Keystone XL Pipeline Project: Key Issues [March 13, 2012]   [open pdf - 499KB]

"In 2008, Canadian pipeline company TransCanada filed an application with the U.S. Department of State to build the Keystone XL pipeline, which would transport crude oil from the oil sands region of Alberta, Canada, to refineries on the U.S. Gulf Coast. Keystone XL would ultimately have the capacity to transport 830,000 barrels per day, delivering crude oil to the market hub at Cushing, OK, and further to points in Texas. TransCanada plans to build a pipeline spur so that oil from the Bakken formation in Montana and North Dakota can also be carried on Keystone XL. As a facility connecting the United States with a foreign country, the pipeline requires a Presidential Permit from the State Department. […] On February 27, 2012, TransCanada announced that it would proceed with development of the Keystone XL segment connecting Cushing, OK, to the Gulf Coast as a stand-alone project not requiring a Presidential Permit. […] The Obama administration supports TransCanada's plan to proceed with the southernmost segment of the Keystone XL pipeline while reserving judgment on a reconfigured northern segment until completion of a new Presidential Permit review. […] Changing, or eliminating altogether, the State Department's role in issuing cross-border infrastructure permits may raise questions about the President's executive authority, however. H.R. 3900 would seek to ensure that crude oil transported by the Keystone XL pipeline, or resulting refined petroleum products, would be sold only into U.S. markets, but could raise issues related to international trade agreements."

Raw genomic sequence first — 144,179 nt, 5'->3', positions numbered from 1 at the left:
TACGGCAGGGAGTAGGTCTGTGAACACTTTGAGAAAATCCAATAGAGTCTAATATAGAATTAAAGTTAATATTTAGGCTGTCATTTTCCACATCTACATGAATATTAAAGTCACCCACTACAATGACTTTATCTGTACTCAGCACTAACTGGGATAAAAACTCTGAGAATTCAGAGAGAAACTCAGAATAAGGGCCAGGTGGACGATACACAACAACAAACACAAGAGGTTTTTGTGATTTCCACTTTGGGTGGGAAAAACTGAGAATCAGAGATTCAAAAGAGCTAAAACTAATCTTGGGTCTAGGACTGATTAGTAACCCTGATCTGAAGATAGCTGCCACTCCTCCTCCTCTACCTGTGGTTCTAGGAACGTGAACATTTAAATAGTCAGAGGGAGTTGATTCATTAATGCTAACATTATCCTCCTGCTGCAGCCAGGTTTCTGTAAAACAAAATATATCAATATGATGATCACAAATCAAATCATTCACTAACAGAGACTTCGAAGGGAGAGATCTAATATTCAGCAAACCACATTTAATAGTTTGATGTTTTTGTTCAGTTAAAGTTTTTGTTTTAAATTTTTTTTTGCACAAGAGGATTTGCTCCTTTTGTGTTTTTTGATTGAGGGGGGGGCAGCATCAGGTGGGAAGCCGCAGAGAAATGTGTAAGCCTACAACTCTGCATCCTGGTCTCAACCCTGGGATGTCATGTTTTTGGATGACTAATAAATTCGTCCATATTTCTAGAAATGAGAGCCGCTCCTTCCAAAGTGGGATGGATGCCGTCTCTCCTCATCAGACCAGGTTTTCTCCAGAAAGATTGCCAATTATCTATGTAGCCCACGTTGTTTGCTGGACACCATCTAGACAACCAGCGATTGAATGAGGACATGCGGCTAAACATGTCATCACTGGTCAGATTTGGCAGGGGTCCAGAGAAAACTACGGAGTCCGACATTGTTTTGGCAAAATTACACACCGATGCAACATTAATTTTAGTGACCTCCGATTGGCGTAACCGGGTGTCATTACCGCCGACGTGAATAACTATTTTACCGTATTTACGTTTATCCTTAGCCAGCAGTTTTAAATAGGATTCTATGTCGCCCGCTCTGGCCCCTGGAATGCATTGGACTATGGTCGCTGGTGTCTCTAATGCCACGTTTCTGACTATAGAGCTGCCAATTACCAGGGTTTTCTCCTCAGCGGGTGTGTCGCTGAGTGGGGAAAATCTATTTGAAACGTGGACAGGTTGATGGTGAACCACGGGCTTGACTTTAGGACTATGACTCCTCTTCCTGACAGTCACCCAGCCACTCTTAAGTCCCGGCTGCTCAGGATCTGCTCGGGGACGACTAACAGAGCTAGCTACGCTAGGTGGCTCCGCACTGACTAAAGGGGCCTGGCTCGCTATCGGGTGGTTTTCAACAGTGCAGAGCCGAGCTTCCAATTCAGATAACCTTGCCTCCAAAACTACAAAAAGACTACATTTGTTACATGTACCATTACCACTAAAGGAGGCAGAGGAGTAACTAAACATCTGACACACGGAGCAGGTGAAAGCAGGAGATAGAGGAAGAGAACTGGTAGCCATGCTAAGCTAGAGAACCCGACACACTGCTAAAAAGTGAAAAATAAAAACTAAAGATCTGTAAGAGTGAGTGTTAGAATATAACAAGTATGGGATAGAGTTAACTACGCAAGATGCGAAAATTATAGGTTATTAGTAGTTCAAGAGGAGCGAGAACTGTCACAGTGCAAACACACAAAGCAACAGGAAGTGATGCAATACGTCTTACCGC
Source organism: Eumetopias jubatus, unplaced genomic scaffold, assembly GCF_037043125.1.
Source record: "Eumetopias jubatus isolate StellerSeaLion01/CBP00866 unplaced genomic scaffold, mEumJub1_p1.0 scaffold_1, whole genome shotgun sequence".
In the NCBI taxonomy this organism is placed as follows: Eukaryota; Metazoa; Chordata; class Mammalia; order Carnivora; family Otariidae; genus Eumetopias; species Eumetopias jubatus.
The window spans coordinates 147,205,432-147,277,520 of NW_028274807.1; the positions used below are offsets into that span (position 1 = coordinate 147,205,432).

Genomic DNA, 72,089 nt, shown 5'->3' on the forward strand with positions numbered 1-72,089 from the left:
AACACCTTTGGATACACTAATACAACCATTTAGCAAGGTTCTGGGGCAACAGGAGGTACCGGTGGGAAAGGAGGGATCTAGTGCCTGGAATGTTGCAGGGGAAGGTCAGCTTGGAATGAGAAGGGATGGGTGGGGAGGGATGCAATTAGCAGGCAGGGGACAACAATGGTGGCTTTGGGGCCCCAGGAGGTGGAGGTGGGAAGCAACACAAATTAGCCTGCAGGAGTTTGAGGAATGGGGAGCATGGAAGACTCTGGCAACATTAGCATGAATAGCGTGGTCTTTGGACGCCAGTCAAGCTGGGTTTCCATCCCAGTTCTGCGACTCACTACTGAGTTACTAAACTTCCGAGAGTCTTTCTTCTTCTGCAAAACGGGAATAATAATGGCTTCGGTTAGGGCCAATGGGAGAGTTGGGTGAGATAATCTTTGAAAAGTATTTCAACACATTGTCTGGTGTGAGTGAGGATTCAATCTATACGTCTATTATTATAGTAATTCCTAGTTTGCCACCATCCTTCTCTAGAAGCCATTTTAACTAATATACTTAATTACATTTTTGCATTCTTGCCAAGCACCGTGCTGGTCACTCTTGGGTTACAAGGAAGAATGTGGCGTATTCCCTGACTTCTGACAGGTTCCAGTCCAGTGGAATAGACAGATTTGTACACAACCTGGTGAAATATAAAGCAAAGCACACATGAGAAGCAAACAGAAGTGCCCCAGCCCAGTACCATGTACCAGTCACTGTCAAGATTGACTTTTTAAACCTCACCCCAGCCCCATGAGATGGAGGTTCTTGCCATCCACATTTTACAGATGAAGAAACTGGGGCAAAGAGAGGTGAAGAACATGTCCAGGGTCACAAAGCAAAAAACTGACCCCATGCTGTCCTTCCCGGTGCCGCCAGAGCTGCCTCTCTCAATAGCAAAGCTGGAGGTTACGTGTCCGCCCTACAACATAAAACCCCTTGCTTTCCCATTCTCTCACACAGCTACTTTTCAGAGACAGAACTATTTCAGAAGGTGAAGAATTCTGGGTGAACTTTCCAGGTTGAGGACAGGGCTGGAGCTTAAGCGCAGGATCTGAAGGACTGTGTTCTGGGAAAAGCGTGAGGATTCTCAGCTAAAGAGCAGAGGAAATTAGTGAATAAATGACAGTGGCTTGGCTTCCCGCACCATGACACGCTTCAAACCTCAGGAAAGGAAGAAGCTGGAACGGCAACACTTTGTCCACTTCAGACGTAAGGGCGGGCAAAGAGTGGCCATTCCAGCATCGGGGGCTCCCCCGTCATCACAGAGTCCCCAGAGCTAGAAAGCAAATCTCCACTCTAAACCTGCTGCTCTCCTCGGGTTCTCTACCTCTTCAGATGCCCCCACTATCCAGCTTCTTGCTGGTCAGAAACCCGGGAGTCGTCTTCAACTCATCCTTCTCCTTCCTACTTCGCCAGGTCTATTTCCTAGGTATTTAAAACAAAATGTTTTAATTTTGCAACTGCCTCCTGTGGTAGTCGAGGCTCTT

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CRS Report for Congress, R41668
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